Image: Unsplash
Image: Unsplash

Denying Anne Marie Waters a platform would be self-defeating and excessive

Anne-Marie Waters, erstwhile Labour member and now leader of For Britain, is certainly a controversial figure. A lot of her statements are no doubt offensive and wrong. But when I see her described as “white supremacist, Islamophobic, transphobic, anti-Semitic [and] far right”, I can’t help but think that the dialogue has lost control. The charge of anti-Semitism (more than factually incorrect) is borderline absurd. Praising Israel for its stance on gay rights, and criticising Islamism precisely because of its anti-Semitism, does not really scream Jew-hater to me.  

The issue of ‘free speech on campus’ has been a stubborn one in recent years. Previously confined to the dense pages of sociology journals, such post-modern phrases as ‘safe spaces’, ‘microaggressions’ and ‘no-platforming’ have all become increasingly popular features of the political lexicon, including amongst our senior ministers. Warwick has not been an exception to this trend. In an unsurprising confirmation of its ‘red’ status for free speech, there’s been a rather spirited response to her invitation.

Another phrase that jumps out is ‘far-right’. Whilst it’s good that our culture is so resistant to fascism, I think it risks being self-defeating. Indeed, when peaceful, conservatively-minded thinkers get called ‘far-right’, it simply cheapens the term. When the actual, bona fide far-right really comes to the UK – as it has across the European continent – what are we to say? If Waters, someone for whom freedom, rule of law and women’s rights are fundamental, is ‘far-right’, then we’re left disarmed when the black-shirts and the torch-wielders start marching.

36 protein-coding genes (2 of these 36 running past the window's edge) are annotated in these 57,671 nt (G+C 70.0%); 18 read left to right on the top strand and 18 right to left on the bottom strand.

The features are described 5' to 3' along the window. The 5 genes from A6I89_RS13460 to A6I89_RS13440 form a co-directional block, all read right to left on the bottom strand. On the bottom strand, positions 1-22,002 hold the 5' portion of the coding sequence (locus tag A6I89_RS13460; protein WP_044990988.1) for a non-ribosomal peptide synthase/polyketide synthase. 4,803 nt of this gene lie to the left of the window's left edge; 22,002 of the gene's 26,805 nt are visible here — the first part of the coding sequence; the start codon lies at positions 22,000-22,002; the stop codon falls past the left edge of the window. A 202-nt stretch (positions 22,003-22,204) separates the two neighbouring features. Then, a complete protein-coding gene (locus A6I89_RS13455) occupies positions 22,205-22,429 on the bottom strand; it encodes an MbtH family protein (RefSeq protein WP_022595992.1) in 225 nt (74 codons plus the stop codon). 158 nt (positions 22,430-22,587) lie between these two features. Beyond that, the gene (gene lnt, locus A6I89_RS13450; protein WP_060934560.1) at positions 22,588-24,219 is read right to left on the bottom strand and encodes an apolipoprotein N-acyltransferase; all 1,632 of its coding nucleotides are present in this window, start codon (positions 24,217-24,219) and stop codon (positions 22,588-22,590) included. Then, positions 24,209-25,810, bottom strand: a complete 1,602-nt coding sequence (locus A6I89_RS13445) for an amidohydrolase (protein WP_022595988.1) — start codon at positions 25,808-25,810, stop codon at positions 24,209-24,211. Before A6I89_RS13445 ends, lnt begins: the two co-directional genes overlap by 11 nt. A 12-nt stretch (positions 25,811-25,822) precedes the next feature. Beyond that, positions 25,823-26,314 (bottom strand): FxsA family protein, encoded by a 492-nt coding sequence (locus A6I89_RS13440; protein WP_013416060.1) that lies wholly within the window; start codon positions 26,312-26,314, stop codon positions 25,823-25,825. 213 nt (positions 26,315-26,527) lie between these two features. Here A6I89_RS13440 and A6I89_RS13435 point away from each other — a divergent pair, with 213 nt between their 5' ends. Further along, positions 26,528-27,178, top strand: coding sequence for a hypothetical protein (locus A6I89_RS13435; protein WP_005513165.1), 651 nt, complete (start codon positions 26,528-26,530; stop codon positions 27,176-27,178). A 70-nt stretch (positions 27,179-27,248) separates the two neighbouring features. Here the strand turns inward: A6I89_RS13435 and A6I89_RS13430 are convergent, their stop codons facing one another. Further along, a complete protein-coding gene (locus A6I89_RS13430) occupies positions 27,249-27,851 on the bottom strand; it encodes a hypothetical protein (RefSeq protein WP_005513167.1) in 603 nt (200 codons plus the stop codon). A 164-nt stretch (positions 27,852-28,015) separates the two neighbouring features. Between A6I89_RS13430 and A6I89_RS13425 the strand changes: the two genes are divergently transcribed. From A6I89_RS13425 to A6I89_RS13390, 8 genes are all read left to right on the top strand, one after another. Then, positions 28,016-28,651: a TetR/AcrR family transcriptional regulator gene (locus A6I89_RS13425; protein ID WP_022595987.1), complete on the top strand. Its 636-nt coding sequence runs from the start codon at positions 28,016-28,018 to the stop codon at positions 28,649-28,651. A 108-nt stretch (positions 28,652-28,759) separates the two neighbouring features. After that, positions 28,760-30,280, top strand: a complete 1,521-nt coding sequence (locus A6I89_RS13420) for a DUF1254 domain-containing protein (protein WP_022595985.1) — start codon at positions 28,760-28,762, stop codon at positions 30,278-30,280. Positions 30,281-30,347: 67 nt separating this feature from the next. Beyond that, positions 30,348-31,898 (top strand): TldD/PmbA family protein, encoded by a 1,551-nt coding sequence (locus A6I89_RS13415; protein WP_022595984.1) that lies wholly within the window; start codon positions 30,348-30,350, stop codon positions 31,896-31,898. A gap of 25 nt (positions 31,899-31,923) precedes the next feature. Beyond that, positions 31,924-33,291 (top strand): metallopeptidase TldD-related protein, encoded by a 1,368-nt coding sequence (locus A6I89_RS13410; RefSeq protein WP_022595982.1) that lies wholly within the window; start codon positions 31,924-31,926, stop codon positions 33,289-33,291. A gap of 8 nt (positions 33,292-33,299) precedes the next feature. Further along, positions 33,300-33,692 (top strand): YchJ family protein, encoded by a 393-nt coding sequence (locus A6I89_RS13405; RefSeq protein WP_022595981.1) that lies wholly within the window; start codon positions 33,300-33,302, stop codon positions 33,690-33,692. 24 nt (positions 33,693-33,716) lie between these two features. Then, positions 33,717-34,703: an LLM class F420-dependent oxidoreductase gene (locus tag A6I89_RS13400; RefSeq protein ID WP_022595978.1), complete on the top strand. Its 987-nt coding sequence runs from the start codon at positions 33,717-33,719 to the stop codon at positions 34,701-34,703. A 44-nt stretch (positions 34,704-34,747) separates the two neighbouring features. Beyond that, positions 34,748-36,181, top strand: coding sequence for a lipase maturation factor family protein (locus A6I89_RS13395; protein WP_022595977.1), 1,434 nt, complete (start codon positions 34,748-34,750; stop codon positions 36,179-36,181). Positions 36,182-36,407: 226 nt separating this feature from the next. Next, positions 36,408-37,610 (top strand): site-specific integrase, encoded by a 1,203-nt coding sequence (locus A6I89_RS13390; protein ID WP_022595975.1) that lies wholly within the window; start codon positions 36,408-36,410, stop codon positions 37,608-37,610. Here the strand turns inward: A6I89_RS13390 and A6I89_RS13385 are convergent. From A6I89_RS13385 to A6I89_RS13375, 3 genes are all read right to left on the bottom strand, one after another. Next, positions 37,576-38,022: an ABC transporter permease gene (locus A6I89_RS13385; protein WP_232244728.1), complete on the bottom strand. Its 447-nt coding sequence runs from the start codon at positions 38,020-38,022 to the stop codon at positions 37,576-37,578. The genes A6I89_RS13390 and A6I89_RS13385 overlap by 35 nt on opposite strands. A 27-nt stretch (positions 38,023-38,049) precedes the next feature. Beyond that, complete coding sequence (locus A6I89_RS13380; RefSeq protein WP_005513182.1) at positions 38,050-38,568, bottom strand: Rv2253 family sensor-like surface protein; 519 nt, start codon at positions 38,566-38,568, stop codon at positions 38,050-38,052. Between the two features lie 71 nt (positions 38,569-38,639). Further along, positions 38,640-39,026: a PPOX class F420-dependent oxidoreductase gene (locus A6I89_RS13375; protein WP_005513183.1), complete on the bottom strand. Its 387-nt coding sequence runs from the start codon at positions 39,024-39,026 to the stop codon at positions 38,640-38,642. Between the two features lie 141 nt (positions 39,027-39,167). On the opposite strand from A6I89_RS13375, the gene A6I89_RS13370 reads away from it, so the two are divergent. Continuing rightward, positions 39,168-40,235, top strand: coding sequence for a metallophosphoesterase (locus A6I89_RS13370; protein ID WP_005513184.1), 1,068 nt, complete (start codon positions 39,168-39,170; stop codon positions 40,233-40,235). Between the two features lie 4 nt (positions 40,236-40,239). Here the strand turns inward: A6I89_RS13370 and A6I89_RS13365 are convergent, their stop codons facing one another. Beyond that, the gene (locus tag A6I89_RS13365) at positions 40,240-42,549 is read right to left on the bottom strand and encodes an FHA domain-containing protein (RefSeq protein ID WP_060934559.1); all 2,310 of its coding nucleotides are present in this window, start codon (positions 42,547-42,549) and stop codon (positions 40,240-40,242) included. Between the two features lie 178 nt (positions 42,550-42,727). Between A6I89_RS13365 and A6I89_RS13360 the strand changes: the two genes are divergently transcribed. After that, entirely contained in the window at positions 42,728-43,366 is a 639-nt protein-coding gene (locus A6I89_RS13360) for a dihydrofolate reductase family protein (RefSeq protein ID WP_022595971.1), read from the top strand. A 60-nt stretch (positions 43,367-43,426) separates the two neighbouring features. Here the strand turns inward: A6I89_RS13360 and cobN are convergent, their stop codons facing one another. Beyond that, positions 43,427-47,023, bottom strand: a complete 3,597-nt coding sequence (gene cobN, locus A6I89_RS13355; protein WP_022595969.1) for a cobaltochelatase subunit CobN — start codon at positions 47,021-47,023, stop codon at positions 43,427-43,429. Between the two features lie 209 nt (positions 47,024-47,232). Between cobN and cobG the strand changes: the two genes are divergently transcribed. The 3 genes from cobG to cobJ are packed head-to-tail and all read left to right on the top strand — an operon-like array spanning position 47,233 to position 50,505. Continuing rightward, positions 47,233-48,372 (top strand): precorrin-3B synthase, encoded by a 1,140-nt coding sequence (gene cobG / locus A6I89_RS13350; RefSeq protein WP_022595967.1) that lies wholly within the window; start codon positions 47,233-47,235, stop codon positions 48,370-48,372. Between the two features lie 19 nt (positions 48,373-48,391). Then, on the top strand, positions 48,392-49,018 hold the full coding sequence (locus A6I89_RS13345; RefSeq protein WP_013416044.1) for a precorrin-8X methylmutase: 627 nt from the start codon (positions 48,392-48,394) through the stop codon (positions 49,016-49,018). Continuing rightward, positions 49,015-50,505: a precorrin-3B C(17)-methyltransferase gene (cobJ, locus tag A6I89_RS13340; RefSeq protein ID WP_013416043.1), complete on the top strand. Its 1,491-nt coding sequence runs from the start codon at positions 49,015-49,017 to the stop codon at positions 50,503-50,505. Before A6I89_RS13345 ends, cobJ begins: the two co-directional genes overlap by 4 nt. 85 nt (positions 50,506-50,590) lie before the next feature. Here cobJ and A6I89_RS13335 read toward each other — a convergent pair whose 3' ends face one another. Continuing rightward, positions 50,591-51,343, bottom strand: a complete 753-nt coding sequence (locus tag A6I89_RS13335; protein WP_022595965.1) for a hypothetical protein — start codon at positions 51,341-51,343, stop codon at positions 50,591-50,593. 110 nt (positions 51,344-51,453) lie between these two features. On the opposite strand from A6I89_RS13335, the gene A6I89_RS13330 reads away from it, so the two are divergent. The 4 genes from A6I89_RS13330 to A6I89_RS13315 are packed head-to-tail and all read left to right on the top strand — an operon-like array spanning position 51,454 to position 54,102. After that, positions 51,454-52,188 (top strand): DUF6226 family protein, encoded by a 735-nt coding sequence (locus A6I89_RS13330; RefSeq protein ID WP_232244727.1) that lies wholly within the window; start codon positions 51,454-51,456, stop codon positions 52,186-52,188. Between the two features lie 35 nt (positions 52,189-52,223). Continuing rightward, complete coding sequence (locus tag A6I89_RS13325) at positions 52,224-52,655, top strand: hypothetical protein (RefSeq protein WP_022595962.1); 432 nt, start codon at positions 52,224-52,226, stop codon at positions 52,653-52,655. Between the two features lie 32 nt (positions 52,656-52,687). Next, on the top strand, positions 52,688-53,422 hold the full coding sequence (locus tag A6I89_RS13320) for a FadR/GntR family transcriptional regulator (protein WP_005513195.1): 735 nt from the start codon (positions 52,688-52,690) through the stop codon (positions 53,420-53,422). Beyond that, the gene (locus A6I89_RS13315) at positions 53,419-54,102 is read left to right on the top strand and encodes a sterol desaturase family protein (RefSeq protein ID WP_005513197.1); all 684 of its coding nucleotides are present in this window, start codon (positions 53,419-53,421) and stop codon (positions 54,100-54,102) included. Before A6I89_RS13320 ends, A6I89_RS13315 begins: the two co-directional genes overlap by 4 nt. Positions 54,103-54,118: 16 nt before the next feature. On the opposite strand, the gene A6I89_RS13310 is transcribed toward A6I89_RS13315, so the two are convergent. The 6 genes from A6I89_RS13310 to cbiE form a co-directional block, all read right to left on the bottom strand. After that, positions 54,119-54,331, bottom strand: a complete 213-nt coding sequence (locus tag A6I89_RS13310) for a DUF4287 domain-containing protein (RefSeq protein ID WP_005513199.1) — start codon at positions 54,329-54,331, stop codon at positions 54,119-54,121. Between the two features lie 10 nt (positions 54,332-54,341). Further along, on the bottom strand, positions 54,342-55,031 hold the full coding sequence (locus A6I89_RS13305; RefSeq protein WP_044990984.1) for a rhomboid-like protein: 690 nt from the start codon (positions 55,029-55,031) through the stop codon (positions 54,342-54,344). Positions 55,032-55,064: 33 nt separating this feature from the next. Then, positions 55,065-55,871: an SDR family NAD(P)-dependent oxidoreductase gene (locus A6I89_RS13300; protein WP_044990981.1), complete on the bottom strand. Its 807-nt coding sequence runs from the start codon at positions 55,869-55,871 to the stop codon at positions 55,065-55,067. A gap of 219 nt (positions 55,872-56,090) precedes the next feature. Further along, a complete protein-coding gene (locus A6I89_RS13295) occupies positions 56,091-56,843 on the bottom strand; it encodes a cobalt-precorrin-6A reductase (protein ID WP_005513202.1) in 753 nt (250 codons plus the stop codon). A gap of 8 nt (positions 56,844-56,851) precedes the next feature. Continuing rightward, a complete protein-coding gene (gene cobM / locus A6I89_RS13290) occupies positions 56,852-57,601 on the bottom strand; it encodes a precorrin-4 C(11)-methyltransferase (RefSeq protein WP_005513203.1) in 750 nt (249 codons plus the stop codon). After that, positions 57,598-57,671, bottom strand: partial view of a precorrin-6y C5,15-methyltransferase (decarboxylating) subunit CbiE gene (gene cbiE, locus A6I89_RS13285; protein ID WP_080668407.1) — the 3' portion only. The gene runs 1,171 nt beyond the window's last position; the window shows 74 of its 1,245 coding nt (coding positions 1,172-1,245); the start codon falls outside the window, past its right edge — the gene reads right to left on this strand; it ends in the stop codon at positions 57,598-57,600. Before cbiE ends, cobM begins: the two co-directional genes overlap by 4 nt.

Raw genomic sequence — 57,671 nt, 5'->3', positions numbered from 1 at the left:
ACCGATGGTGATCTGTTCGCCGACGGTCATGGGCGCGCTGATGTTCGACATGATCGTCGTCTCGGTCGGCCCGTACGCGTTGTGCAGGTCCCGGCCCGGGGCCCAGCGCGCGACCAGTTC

I don’t think that this kind of guilt-by-association attack suffices

Moreover, it’s worth noting that a lot of the real far-right isn’t much of a fan of Waters at all. The Occidental Observer, for example, has described Waters as an “ardent Marxist” backed by “Jewish nationalists”, who’s set on undermining “traditional mores, Christian faith, and British values.” Or consider the comments on her YouTube video about anti-Semitism, where friendly figures like “John H” have called her a “dumb Goy”.

Maybe I’m being too kind to Waters. Her party, For Britain, has been home to some rather unpalatable figures. But I don’t think that this kind of guilt-by-association attack suffices, either. Indeed, it could be used towards the Labour Party’s own leader (who I don’t believe is anti-Semitic, by the way). Sharing platforms with members of terrorist groups? Being a long-time supporter of the DYR, a group overrun by Holocaust deniers? Intimating that “the hand of Israel” is behind atrocities in Egypt? Creating comparisons to Enoch Powell by the ex-Chief Rabbi? If Warwick Labour wants to use that line of attack, they should beware it doesn’t affect them, too.

And even if Waters were as sinister as her detractors make her out to be, the question of ‘no-platforming’ is one that has an obvious answer

And even if Waters were as sinister as her detractors make her out to be, the question of ‘no-platforming’ is one that has an obvious answer. So long as she is not creating direct incitement to hatred and violence, it is her legal and civil right to speak and convey her message. And on a practical basis, what better way to expose and challenge her bad ideas than a speech and a Q and A?

Perhaps above all else, though, the trend of ‘no-platforming’ has worked to divorce the left from free speech. Across the right-leaning media, from respectable Conservatives to the alt-right, platforms like Spiked, Rebel Media and InfoWars have all made free speech their defining issues. Denying Waters a platform would not therefore deprive the far-right – it would legitimise it. It would bolster their adopted victim status and, most importantly, keep the conversation away from their real ideas.

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